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Economic Report: Consumer spending jump in March points to strong second quarter, while core inflation keeps Fed at bay

Consumer spending rose 0.9% in March while core inflation moderated to a 1.6% annual rate, the government said Monday. Read More...
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Consumer spending picked up In March after a sluggish start to the year, government data show.

The numbers: Consumer spending surged in March, adding to the sense the economy is on strong footing, while core inflation weakened, government figures show.

Spending jumped 0.9% in March after a 0.1% gain in February. This was the largest monthly gain in almost ten years.

The closely followed core PCE inflation was flat in March, knocking the yearly rate down to 1.6% from 1.7%. This is the lowest rate since September 2017.

Personal incomes, meanwhile, increased 0.1% in March and remained on a moderate growth path.

Economists surveyed by MarketWatch had been expecting a 0.8% gain in consumer spending and a 0.4% gain in income. Economists also projected a 0.1% gain in core inflation.

What happened: The government is releasing two months data as it continues to deal with the backlog created by the partial government slowdown.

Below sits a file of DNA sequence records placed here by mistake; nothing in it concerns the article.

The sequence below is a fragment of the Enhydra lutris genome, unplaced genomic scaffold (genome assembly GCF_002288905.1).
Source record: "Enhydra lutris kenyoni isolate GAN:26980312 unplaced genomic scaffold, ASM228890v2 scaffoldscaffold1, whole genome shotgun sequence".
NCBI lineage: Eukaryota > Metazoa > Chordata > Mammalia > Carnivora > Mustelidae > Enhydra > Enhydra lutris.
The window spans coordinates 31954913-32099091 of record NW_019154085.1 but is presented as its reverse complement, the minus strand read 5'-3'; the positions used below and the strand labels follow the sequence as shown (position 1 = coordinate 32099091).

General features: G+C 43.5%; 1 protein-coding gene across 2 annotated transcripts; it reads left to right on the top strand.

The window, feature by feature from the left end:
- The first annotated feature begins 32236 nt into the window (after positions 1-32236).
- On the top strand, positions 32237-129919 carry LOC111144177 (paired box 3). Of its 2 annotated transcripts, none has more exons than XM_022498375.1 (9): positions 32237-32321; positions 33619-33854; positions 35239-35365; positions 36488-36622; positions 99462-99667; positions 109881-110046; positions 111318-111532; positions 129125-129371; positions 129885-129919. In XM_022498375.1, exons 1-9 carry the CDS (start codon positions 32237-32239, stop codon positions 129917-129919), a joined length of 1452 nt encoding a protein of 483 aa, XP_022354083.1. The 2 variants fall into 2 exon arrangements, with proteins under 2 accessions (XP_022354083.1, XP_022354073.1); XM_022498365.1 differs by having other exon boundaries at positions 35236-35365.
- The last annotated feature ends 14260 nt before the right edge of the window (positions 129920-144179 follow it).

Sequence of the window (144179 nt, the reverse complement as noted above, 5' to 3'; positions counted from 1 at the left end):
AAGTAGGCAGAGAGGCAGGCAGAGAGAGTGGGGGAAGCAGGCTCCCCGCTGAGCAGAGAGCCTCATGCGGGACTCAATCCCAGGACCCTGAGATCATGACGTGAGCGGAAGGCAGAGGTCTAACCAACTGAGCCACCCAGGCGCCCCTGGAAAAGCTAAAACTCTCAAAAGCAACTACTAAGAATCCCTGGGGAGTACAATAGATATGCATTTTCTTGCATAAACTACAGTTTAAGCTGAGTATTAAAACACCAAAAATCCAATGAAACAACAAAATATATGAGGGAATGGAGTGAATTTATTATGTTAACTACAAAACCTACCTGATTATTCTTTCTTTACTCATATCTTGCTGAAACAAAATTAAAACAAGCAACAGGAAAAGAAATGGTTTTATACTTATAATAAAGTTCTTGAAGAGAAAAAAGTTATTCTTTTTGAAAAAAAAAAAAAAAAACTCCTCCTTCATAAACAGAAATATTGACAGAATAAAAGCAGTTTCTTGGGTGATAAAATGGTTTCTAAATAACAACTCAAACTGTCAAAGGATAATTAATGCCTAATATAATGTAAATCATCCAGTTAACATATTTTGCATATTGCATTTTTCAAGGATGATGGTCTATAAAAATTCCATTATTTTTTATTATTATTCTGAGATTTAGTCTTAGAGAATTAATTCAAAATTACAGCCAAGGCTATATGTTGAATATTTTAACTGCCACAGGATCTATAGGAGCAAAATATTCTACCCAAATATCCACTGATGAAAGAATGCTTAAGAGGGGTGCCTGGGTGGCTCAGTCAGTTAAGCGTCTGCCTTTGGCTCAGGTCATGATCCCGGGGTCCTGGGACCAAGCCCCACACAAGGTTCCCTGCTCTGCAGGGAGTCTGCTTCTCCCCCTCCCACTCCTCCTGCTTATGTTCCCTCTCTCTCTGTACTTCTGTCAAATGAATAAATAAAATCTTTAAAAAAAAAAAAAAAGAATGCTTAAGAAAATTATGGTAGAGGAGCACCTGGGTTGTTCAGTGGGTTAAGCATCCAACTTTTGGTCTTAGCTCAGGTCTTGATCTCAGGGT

Spending surged in March after a sluggish start to the quarter, with a 0.1% gain in February and a 0.3% rise in January. Year over year, consumer spending is up 2.9%, and is the prime factor driving GDP.

Income was subdued. The slight 0.1% gain in March follows a 0.2% gain in February and a 0.1% fall in January. Year over year, personal income is up 3.8%, moderate by historical standards. Disposable income was flat in March.

The weakness in income was concentrated in proprietors’ income. Wages and salaries rose 0.4% in March after a 0.3% gain in the prior month.

As a result of the boost in spending and low income, the savings rate fell to 6.5% in March, which is the smallest since November. The savings rate has averaged 6.9% since February 2013.

Headline inflation firmed in March, rising 0.2% after a 0.1% rise in February. This pushed up the year-on-year reading to 1.5% in March from 1.3% in February.

Big picture: The pickup in spending in March adds to the sense that the economy will remain solid in the second quarter after the 3.2% growth rate in the first quarter. Spending was weak in the first three months of the year but is starting the second quarter at a strong pace.

Core inflation is slightly above the 1.5% annual rate that is considered to be the bottom of the Fed’s comfort zone.

Muted inflation is expected to keep the Fed on the sidelines at their meeting this week. Fed officials have said they will be “patient” about further moves in interest rates. The market continues to think the next move by the central bank will be an interest rate cut.

Here are the latest year-over-year inflation readings in one chart.

What they are saying: Jim O’Sullivan, chief U.S. economist at High Frequency Economics, said growth remains too strong for a rate cut, while inflation remains too weak for a rate hike.

Market reaction: Stocks were little changed in early morning trading. The Dow Jones Industrial Average DJIA, +0.00%   fell slightly last week, the second weekly decline in the past three weeks.

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